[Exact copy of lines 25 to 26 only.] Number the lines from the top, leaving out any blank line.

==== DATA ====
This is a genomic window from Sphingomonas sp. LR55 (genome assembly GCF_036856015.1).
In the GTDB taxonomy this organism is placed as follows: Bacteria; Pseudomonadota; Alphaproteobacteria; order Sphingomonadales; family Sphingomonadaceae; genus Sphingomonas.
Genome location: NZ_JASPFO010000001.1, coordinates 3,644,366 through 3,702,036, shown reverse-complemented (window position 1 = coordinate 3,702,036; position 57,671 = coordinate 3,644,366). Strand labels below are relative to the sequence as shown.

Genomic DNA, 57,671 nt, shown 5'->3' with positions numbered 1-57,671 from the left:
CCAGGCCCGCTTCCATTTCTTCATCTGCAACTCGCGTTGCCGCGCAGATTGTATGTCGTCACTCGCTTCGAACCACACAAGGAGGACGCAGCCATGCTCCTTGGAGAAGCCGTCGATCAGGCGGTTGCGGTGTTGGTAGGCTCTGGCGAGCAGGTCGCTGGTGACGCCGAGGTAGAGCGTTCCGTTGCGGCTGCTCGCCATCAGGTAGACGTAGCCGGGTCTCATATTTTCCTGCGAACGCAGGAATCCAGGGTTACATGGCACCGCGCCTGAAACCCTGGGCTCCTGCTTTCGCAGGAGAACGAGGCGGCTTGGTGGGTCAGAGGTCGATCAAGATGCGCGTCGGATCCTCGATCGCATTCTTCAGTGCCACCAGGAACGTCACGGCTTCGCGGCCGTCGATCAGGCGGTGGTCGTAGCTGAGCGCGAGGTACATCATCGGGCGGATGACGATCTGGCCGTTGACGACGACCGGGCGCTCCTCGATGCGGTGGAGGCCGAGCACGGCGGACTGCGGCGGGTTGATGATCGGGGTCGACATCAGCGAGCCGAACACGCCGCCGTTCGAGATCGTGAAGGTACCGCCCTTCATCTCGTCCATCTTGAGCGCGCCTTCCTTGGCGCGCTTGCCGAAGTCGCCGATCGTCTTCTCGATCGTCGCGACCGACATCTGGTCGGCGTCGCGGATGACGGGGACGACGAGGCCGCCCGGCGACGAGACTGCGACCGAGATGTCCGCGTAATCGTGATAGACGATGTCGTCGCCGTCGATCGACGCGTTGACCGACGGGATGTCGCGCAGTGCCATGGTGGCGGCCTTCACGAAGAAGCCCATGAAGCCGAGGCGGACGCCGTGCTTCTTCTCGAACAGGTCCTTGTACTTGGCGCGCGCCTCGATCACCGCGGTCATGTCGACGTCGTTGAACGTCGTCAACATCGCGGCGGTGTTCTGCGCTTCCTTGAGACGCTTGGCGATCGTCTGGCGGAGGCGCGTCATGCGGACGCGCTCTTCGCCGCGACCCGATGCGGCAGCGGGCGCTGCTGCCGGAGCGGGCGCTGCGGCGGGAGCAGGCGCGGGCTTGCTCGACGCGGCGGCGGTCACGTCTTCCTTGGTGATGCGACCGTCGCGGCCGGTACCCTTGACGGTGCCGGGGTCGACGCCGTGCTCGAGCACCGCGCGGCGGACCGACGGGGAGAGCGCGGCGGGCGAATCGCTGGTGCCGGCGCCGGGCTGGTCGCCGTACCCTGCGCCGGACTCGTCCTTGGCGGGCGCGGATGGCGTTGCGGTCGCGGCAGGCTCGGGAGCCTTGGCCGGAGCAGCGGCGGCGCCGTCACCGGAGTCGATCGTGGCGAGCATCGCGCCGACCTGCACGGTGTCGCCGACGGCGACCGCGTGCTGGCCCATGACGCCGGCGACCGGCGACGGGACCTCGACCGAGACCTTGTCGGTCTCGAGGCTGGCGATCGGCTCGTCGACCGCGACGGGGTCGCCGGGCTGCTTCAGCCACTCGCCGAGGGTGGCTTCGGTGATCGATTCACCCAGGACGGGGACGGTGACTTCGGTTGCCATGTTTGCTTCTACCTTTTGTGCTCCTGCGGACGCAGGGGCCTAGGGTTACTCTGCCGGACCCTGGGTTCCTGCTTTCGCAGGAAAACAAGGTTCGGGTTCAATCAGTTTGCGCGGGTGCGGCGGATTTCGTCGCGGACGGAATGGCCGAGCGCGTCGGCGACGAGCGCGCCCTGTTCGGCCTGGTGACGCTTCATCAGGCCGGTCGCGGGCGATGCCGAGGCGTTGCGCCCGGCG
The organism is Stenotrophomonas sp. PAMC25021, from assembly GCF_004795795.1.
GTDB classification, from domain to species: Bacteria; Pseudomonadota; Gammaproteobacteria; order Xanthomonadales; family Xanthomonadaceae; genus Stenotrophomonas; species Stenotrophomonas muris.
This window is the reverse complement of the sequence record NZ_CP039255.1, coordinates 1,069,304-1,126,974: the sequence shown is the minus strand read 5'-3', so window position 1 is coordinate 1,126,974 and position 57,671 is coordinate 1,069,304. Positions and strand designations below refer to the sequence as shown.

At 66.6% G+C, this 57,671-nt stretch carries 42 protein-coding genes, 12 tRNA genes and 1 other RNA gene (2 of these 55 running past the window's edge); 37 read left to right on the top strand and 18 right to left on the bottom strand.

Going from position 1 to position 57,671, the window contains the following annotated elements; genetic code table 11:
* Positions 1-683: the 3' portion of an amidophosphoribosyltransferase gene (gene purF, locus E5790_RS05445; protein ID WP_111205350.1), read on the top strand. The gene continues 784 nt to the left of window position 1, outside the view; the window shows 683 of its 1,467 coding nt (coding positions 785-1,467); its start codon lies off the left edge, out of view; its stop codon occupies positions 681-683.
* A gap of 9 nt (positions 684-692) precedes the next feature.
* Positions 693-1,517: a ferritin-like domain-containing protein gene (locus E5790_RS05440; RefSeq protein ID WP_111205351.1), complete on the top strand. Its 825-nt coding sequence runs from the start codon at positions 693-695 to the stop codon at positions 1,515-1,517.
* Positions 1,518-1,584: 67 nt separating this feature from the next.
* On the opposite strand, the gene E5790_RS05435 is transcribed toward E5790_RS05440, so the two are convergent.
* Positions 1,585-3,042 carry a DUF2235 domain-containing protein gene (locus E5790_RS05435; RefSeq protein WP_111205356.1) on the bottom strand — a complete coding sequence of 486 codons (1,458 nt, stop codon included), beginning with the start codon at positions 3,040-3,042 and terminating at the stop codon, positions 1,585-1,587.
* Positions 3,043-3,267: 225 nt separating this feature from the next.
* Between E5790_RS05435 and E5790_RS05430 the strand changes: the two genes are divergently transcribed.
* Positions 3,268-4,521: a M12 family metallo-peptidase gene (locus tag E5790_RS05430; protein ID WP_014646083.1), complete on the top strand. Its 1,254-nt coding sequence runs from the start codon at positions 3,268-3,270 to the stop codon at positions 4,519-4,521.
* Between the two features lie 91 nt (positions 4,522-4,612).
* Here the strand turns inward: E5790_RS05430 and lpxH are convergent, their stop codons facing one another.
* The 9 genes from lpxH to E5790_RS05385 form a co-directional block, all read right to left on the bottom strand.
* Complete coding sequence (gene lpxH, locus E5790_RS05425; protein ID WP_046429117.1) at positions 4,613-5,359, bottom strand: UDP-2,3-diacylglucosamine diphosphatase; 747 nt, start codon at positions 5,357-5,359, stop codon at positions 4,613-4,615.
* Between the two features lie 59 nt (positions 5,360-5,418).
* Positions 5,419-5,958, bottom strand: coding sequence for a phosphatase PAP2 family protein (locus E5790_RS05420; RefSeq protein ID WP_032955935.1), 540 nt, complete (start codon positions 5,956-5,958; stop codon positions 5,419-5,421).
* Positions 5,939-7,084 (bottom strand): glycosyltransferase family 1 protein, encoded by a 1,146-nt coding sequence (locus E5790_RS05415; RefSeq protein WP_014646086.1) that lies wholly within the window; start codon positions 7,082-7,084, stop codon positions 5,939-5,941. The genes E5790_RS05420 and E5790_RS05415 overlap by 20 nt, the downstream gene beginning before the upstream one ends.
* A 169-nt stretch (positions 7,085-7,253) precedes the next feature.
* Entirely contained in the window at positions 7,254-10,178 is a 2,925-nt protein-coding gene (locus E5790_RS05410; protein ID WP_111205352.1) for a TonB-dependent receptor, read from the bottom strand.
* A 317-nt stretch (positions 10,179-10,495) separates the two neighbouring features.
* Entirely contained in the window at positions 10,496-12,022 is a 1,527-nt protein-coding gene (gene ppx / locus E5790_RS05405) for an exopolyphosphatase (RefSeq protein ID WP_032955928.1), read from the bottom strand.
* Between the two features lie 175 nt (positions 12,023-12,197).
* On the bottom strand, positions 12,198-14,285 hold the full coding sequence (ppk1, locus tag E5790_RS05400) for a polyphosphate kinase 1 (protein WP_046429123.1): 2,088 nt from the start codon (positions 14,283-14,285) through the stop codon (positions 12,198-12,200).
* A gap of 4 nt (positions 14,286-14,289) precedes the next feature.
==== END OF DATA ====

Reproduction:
* Positions 5,419-5,958, bottom strand: coding sequence for a phosphatase PAP2 family protein (locus E5790_RS05420; RefSeq protein ID WP_032955935.1), 540 nt, complete (start codon positions 5,956-5,958; stop codon positions 5,419-5,421).
* Positions 5,939-7,084 (bottom strand): glycosyltransferase family 1 protein, encoded by a 1,146-nt coding sequence (locus E5790_RS05415; RefSeq protein WP_014646086.1) that lies wholly within the window; start codon positions 7,082-7,084, stop codon positions 5,939-5,941. The genes E5790_RS05420 and E5790_RS05415 overlap by 20 nt, the downstream gene beginning before the upstream one ends.